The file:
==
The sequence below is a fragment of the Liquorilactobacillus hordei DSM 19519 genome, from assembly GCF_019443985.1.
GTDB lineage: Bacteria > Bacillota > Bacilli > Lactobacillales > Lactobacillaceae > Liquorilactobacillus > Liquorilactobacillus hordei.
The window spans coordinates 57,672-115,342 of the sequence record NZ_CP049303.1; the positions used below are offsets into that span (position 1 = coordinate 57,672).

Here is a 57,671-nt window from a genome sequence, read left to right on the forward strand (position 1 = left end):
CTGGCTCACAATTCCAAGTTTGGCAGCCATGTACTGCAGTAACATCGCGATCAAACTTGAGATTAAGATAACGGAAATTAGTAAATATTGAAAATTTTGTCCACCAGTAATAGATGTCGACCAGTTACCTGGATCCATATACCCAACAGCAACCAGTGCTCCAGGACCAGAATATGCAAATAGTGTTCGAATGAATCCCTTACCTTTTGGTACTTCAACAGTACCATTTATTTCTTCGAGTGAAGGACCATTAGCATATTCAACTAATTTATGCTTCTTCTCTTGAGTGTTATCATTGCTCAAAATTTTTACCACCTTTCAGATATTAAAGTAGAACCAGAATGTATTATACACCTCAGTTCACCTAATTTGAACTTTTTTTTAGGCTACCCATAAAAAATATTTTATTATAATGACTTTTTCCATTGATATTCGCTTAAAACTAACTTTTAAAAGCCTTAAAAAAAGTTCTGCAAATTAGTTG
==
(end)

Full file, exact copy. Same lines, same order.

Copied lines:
The sequence below is a fragment of the Liquorilactobacillus hordei DSM 19519 genome, from assembly GCF_019443985.1.
GTDB lineage: Bacteria > Bacillota > Bacilli > Lactobacillales > Lactobacillaceae > Liquorilactobacillus > Liquorilactobacillus hordei.
The window spans coordinates 57,672-115,342 of the sequence record NZ_CP049303.1; the positions used below are offsets into that span (position 1 = coordinate 57,672).

Here is a 57,671-nt window from a genome sequence, read left to right on the forward strand (position 1 = left end):
CTGGCTCACAATTCCAAGTTTGGCAGCCATGTACTGCAGTAACATCGCGATCAAACTTGAGATTAAGATAACGGAAATTAGTAAATATTGAAAATTTTGTCCACCAGTAATAGATGTCGACCAGTTACCTGGATCCATATACCCAACAGCAACCAGTGCTCCAGGACCAGAATATGCAAATAGTGTTCGAATGAATCCCTTACCTTTTGGTACTTCAACAGTACCATTTATTTCTTCGAGTGAAGGACCATTAGCATATTCAACTAATTTATGCTTCTTCTCTTGAGTGTTATCATTGCTCAAAATTTTTACCACCTTTCAGATATTAAAGTAGAACCAGAATGTATTATACACCTCAGTTCACCTAATTTGAACTTTTTTTTAGGCTACCCATAAAAAATATTTTATTATAATGACTTTTTCCATTGATATTCGCTTAAAACTAACTTTTAAAAGCCTTAAAAAAAGTTCTGCAAATTAGTTG